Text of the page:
210

ANN WILCOCK

Ornstein, R., & Sobel, D. (1988). The healing brain: A radical new approach to health care. London: Macmillan. Quinton, A. (1988). Positivism. In A. Bullock, 0. Stalleybrass, & S. Trombley (Eds.), The Fontana dictionary of modern thought (p. 669). 2nd ed. London: Fontana Press. Richardson, L. (1994). Writing: A method of inquiry. In N. Denzin, & Y. Lincoln (Eds.), Handbook of qualitative research (pp. 516–529). London: Sage. Silverman, D. (1985). Qualitative methodology and sociology. Brookfield, VT. Gower. Snell, G. D. (1988). Search for a rational ethic. New York: Springer-Verlag. Taylor, S. J., & Bogdan, R. (1984). Introduction to qualitative research methods: The search for meanings (2nd ed.). New York: Wiley. Toulmin, S. (1995). Occupation, employment and human welfare. Journal of Occupational Science: Australia, 2, 48–58. Tripp-Reimer, T. (1985). Combining qualitative and quantitative methodologies. In M. Leininger (Ed.), Qualitative research methods in nursing (p. 179). Orlando, FL Grune & Stratton. van den Berghe, P. L. (1989). Sociobiology. In A. Kuper & J. Kuper (Eds.), The social science encyclopedia (pp. 795–798). Rev. ed., London & New York Routledge & Kegan Paul. von Bertalanffy, L. (1968). General systems theory. New York Braziller. Webb, E., Campbell, D. T., Schwartz, R. D., & Sechrest, L. (1965). Unobtrusive measures: Nonreactive research in the social sciences. Chicago: Rand McNally. Wilcock, A. A. (1993). A theory of the human need for occupation. Journal of Occupational Science: Australia, 1, 17–24. Wilcock, A. A. (1998). An occupational perspective of health, Thorofare, NJ: Slack Inc. Wilson, E. (1978). On human nature. Cambridge, MA: Harvard University Press. Wilson, H. S. (1985). Research in nursing. Menlo Park, CA: Addison-Wesley. Wilson, J. (1987, May–June). Information paper: Time use pilot survey, Sydney, Catalogue No. 4111.1. Canberra: Australian Bureau of Statistics. Yerxa, E. J., Clark, F., Frank, G., Jackson, J., Parham, D., Pierce, D., Stein, C., & Zemke, R. (1989). An introduction to occupational science: A foundation for occupational therapy in the 21st century. Occupational Therapy in Health Care, 6,1–17. Yerxa, E. J. (1990). A mind is a precious thing. Australian Occupational Therapy Journal, 37, 170–171. Young, K. (1984). Planning development with women. London: Macdan.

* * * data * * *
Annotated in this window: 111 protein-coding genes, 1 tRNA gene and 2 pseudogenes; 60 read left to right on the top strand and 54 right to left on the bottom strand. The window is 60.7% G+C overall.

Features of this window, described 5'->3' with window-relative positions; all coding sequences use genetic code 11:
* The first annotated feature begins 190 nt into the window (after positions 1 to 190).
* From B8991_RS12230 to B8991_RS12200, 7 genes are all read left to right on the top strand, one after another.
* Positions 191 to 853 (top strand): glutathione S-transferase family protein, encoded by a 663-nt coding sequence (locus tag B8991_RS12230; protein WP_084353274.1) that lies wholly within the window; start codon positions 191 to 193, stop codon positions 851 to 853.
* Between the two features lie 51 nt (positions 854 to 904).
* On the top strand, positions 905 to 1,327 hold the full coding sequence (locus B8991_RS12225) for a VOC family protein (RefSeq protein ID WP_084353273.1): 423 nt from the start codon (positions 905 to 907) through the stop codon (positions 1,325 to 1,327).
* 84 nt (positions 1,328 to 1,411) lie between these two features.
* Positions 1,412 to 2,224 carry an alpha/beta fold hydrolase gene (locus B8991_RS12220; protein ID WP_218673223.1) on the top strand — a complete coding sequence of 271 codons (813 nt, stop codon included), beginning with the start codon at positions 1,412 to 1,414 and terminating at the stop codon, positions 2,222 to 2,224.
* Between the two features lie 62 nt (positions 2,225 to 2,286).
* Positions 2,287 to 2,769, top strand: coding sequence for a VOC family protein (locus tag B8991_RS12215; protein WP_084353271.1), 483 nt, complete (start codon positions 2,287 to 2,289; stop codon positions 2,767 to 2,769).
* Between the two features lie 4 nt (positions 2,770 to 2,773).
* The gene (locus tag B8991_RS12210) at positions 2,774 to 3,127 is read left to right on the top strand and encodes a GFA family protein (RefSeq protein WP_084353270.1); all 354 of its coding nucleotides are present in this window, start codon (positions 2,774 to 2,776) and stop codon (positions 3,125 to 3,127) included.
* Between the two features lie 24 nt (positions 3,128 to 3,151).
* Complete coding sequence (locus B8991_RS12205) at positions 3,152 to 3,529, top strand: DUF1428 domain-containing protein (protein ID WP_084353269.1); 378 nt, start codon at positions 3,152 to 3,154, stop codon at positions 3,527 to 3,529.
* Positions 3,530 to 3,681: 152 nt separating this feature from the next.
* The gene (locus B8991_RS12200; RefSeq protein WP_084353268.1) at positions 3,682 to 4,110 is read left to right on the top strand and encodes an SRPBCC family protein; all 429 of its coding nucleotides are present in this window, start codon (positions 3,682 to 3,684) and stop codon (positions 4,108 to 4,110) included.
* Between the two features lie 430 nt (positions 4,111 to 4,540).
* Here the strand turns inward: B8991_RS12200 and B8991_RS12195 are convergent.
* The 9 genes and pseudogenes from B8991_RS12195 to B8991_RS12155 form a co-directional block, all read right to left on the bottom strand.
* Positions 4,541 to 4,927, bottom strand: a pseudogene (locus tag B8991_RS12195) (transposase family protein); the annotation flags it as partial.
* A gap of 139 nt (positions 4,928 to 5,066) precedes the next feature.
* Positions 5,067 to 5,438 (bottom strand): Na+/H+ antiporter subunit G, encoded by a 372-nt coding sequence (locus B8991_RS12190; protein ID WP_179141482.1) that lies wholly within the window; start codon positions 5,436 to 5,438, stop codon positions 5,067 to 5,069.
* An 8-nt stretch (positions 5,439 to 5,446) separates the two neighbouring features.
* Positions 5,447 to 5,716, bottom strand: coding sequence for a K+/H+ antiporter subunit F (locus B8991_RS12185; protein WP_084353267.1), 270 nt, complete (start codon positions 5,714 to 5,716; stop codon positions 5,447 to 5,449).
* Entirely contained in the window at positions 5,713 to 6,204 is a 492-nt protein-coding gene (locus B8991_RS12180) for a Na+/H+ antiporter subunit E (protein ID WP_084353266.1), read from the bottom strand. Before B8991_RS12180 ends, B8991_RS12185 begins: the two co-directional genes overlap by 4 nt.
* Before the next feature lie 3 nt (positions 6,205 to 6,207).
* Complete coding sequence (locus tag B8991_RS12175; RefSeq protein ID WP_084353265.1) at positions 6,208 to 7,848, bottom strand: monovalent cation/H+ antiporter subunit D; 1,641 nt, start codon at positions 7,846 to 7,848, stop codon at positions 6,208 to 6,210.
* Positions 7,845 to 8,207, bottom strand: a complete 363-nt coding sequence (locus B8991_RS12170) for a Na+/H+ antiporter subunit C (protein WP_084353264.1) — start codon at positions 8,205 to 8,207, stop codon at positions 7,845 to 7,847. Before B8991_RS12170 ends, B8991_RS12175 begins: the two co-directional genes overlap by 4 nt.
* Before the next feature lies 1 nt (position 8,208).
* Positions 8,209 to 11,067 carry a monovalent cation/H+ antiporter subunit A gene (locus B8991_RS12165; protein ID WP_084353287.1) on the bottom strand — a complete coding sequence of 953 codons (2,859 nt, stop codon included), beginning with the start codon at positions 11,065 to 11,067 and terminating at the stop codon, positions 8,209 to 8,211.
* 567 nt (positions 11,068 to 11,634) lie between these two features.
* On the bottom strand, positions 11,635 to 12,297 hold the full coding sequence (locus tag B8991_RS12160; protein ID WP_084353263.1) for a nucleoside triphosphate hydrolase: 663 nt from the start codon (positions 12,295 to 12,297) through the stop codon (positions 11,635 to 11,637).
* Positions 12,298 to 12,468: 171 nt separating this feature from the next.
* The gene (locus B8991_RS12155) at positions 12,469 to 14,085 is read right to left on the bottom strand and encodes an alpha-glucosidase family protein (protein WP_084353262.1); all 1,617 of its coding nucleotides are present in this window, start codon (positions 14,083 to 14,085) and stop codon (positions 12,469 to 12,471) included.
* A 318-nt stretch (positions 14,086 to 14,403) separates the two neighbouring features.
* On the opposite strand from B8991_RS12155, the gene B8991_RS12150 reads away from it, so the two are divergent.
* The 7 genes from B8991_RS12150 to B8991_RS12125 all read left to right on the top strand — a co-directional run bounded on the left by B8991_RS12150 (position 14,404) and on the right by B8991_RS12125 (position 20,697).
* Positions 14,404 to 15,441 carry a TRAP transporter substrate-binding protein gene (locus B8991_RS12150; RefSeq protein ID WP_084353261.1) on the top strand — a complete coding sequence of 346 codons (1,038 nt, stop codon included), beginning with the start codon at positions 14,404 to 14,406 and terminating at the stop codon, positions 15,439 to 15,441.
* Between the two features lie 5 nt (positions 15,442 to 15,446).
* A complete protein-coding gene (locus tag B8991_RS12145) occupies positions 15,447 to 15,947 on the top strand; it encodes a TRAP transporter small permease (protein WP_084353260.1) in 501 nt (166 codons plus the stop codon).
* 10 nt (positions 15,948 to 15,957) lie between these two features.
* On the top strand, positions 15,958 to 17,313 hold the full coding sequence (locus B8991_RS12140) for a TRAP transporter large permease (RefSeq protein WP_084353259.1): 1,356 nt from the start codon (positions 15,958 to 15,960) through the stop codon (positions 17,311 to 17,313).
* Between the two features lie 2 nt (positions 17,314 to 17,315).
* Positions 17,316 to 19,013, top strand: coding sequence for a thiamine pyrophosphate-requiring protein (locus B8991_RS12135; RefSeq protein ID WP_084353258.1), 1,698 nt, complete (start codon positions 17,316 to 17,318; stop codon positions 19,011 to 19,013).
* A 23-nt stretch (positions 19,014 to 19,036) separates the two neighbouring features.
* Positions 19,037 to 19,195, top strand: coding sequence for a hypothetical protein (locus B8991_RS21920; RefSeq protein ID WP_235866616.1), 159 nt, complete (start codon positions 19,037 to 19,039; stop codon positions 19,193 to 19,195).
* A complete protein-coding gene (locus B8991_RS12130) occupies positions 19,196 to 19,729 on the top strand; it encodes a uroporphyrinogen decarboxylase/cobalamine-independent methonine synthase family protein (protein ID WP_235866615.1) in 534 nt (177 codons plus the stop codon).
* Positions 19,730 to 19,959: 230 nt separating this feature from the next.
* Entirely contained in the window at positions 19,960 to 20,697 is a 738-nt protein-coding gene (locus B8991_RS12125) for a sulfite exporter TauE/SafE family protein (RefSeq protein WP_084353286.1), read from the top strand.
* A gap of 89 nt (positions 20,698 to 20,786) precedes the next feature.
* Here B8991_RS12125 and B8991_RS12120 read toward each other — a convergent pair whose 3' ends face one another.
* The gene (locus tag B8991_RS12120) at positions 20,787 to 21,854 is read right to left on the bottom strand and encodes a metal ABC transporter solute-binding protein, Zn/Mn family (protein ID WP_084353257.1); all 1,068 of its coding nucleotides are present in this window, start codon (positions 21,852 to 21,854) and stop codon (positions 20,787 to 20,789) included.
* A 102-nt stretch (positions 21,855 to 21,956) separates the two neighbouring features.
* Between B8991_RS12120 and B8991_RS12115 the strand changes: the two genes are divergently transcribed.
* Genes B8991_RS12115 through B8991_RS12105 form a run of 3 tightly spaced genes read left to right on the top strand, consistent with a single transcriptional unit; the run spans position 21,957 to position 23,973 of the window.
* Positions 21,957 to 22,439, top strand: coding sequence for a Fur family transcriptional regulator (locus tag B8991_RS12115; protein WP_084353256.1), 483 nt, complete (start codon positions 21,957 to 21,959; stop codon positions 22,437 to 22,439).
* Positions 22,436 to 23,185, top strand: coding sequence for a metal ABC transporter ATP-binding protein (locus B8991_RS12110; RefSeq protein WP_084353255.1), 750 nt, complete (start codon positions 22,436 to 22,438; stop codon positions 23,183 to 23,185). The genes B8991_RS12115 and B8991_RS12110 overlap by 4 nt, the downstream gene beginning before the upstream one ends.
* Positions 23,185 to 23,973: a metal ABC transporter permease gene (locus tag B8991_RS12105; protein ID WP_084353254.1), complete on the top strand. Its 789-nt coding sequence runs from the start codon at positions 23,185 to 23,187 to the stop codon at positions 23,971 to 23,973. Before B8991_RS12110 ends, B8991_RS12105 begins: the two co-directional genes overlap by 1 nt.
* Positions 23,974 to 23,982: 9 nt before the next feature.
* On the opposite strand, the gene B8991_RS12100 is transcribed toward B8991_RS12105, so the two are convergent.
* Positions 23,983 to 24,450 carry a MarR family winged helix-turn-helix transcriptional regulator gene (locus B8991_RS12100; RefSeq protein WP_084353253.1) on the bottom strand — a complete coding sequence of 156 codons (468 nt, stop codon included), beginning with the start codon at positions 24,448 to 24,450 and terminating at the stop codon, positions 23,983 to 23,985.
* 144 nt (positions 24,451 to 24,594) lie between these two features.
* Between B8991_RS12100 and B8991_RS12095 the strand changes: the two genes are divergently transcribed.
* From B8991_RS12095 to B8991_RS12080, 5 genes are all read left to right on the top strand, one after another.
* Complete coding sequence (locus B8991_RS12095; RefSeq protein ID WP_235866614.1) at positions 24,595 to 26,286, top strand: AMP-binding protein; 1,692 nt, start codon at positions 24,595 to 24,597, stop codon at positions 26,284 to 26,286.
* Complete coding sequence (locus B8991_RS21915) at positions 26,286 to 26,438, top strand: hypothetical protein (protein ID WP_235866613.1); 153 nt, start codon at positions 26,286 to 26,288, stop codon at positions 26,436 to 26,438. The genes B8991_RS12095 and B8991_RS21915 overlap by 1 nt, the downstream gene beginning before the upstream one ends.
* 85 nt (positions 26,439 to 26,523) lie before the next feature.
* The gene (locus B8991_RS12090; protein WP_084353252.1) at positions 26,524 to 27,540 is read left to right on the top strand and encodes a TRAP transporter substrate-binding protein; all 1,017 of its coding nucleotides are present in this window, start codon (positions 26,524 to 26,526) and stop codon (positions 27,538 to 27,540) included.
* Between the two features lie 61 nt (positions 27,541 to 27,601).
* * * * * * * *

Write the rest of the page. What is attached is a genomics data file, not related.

Cap 9